Biology/Chemistry Interface: Teachable Unit
Teachable Tidbit:
Energy Transformations in Plants
(Photosynthesis and Respiration)
Alexie McNerthney, Annie Crater
(Portland Community College)
Benjamin Simon, Lalita Calabria,
Lauren Troyer, Richard Weiss
(The Evergreen State College)
Biology/Chemistry Interface: Teachable Unit
Learning Goals Learning Outcomes
Understand the
processes of
energy
transformation in
plants
Compare and contrast
photosynthesis and
respiration
Understand the
scientific process
Formulate hypotheses
and interpret results
Understand the role
of plants in the
global carbon cycle
Explain how changes in
plant biomass affect
carbon flow
Summative
Assessment
Formative
Assessment
Interpret a graph
comparing [CO2] in
plants treated with
herbicides targeting
metabolic
processes.
Students
develop a
hypothesis
from
observations of
herbicide
effects on plant
growth.
Diagram the carbon
cycle
Work in groups
to predict
effects of global
plant biomass
(or atmospheric
CO2)
Context
• Topics explored previously in this
Introductory Biology or Plant Biology class
– Structure and function of chloroplasts and
mitochondria
– Role of chemiosmosis
– Potential and chemical energy conversions
– Reactants and products for photosynthesis
– Reactants and products for respiration
Learning Outcomes
• Compare and contrast photosynthesis and
respiration
– Which processes are common to both plants and animals
– Which processes are unique to each
• Practice using the scientific method to:
– Form a hypothesis
– Interpret data
(Discuss with small groups)
Scenario: You are a farmer trying to eliminate an
invasive plant on your farm but you don’t want to kill
the beneficial pollinating insects like bees and moths.
You tested two chemicals for effectiveness.
Product 1 killed the plants, but also killed insects.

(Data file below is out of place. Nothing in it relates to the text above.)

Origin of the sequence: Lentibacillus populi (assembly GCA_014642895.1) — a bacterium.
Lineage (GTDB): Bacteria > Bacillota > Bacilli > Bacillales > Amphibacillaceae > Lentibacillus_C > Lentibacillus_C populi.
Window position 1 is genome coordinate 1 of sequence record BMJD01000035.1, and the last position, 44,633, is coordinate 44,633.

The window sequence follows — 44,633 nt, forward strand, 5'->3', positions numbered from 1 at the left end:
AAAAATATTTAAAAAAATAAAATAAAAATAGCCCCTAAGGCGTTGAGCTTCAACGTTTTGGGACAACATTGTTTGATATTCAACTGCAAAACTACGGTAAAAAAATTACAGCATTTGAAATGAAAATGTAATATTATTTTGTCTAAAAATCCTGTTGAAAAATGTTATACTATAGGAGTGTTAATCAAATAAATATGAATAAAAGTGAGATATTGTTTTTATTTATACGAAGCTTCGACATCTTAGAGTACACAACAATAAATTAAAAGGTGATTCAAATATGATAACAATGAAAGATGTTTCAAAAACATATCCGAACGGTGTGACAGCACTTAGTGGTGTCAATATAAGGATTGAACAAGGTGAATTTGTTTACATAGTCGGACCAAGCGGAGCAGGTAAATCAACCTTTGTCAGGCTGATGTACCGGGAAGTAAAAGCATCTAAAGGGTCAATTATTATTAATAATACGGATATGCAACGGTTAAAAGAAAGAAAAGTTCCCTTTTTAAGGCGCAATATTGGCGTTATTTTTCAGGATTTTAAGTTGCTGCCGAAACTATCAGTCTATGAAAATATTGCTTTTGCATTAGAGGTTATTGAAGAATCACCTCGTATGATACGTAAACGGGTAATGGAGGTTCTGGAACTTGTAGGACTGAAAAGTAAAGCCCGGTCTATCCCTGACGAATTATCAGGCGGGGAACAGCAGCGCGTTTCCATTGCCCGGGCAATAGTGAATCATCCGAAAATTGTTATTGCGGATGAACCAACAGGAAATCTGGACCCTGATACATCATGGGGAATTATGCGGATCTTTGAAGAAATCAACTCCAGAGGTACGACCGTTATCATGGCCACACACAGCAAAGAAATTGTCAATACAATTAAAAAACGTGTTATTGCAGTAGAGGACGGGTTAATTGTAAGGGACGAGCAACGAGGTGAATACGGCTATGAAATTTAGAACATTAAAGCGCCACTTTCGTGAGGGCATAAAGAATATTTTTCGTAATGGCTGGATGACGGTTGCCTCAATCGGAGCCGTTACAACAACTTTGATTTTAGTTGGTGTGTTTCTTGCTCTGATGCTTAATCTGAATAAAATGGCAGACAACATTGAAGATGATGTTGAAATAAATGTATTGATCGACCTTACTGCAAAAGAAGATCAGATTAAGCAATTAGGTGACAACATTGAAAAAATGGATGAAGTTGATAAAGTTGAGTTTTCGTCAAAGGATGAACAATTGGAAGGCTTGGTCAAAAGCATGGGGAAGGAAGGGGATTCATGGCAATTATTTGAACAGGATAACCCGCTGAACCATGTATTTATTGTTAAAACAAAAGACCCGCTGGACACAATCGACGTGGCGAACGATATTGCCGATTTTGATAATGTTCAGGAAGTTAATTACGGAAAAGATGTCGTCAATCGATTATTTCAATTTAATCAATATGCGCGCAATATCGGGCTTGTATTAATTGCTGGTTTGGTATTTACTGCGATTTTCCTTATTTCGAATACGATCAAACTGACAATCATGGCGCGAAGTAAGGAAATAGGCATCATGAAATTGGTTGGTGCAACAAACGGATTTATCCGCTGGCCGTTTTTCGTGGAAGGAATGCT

Product 2 killed only the plants.
Generate hypotheses to explain these observations.
Be prepared to share your reasoning behind your
hypotheses. (5 minutes)
(Formative Assessment)
You apply the different herbicides to germinating
seeds. Product 1 targets which metabolic process
that is not targeted by product 2?
Product 1
Control
A. chemiosmosis
B. photosynthesis
C. respiration
D. regeneration of Rubisco
E. ATP production
Product 2
(Formative Assessment)
You apply the different herbicides to germinating
seeds. Product 1 targets which metabolic process
that is not targeted by product 2?
Product 1
Control
A. chemiosmosis
B. photosynthesis
C. respiration
D. regeneration of Rubisco
E. ATP production
Product 2
Why is the answer “C”
and not “A” or “E”?
…A and E both occur in
mitochondria also.
(Summative Assessment)
Note: could be a
free answer or
sequential t/f
question
Leaf CO2 Concentration (ppm)
• Your neighborhood wants to use a product to control dandelions
at the park without harming the animals. Experimental data on
the two products are shown below. CO2 concentration in leaves
was measured after different treatments (red arrow). When
interpreting the graph below recall that atmospheric CO2
concentration is about 390 ppm. Which product would you want
to use?
400
395
390
Product X
Product Y
control
385
380
375
Time (minutes)
Alternate Scenario
You are a restoration ecologist at a local prairie. You
are trying to eliminate an invasive grass that is
outcompeting native grasses. In the trials you tested
two herbicides for effectiveness. Herbicide 1 killed
the grass, but also killed an endangered butterfly.
Herbicide 2 killed only the grass.
Generate hypotheses to explain these observations.
Be prepared to share your reasoning behind your
hypotheses. (5 minutes)
Download

energy transformation in plants, northwest 2012